Capital Spending – a closer look

Earlier today I said that capital spending on science  and engineering would be down by 41% by the end of the Spending Review period in 2015. This is based on the Science Budget Allocations which came out earlier today.

But if you look at the total spend on capital over four years, the figures are slightly different.

  • Capital spending at the Department for Business, Innovation and Skills (BIS), was set at £4.1bn over four years under the terms of the Spending Review. If it had continued at present levels, the total would have been £7.2bn. So we’re looking at a 43% reduction.
  • Today’s Science Budget Allocations set out that capital spending on research will total £1.9bn over four years. If we had a flat-cash settlement, then we’d have spent £3.5bn. So we’re set for a 45.7% cut, bigger than the overall BIS capital reductions.
  • In particular, Research Councils have been allocated £802m for capital spending over the next four years – which is a 49% reduction on what a flat-cash settlement of £1.57bn would have been.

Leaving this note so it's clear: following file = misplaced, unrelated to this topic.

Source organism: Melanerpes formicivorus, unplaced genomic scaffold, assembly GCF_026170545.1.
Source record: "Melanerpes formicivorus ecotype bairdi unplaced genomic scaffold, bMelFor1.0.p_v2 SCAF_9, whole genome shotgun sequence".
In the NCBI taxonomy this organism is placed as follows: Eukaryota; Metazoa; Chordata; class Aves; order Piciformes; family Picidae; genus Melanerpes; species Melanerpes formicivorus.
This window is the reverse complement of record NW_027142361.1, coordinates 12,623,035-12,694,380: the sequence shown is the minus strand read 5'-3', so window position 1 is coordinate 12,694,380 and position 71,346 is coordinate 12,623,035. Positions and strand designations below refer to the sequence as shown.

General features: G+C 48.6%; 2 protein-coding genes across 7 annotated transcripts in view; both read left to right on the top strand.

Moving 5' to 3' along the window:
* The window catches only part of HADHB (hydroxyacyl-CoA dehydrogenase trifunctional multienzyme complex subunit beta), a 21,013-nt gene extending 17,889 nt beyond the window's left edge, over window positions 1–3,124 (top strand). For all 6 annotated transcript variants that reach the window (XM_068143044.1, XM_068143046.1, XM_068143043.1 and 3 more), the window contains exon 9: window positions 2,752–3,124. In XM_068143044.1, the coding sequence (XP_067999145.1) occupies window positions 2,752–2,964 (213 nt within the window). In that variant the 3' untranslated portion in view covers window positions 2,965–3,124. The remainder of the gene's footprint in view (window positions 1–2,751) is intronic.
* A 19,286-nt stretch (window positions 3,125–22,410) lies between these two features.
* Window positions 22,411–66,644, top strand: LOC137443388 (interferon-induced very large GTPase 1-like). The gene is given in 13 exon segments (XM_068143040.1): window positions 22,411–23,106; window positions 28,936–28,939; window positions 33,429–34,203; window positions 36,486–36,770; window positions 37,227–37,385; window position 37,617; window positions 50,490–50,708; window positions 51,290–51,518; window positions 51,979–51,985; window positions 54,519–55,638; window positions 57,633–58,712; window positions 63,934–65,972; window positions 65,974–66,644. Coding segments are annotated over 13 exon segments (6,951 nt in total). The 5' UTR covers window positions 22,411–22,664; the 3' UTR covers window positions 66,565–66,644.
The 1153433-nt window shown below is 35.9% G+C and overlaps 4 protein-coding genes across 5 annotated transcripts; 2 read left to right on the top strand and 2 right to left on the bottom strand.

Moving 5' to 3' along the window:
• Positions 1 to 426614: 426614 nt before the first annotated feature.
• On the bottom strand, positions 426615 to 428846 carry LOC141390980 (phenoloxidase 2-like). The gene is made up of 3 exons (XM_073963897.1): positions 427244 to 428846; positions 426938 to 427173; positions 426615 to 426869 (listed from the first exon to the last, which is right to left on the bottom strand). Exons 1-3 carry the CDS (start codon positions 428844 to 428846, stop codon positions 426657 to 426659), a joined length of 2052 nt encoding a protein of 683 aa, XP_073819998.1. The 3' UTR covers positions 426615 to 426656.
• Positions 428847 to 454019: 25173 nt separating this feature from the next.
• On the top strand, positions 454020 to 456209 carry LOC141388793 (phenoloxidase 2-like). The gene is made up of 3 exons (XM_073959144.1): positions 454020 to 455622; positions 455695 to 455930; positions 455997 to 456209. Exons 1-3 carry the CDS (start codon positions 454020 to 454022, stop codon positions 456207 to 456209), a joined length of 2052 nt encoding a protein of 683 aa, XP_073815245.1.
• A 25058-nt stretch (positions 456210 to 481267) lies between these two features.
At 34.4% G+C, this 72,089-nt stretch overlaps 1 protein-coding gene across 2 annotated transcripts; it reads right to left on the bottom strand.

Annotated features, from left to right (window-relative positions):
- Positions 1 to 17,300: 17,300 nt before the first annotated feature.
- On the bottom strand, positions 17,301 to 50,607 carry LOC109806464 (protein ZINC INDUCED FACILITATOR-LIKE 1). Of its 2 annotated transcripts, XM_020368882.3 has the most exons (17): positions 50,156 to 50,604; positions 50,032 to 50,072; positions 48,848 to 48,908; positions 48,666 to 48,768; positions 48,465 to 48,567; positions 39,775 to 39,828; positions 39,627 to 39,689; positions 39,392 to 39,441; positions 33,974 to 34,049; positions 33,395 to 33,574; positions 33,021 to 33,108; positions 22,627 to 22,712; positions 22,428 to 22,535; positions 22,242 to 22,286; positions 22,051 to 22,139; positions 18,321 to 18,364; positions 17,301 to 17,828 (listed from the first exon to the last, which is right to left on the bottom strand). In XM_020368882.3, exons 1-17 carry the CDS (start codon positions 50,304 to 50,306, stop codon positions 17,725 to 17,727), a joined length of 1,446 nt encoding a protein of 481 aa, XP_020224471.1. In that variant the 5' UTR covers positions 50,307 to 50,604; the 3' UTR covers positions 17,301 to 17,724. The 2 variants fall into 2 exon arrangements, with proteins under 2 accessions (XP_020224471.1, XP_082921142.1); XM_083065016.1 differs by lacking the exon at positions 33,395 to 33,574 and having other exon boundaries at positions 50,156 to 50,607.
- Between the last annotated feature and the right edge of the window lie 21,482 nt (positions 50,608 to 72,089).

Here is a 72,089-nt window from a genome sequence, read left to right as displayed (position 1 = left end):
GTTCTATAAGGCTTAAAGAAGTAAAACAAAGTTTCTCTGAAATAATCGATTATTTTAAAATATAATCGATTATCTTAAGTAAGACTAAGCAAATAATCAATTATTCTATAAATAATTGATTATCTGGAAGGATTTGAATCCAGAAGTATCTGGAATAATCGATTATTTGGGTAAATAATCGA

So research in general, and the Research Councils in particular, look set to bear a slightly-greater-than-proportional share of the pain in terms of BIS’ capital cuts.

However - this doesn’t take into account the £220m set to be spent on the new cutting-edge UK Centre for Medical Research Innovation (UKCMRI). Ordinarily such spending would be expected to come from BIS, via the Medical Research Council. But with the Department for Health (DH) seeing real-terms rises in its budget, partly thanks to an election promise by the Conservatives, the Government has decided that this £220m should come from health spending.

Once that £220m is included in the capital settlement, the Research Councils look set for an overall 35% capital spending cut over four years, and research in general sees a 39% reduction.

Although the UKCMRI will generate findings across science and engineering, it clearly has a focus on medical research. So this overall reduction in capital spending masks an even more severe reduction for the non-medical sciences, which in turn signals the Government’s research priorities.

It should also be noted that, according to the Allocations, “the first year of that capital allocation is firm but the remaining years are indicative only at this stage” – so there may be further twists in this story further down the line.

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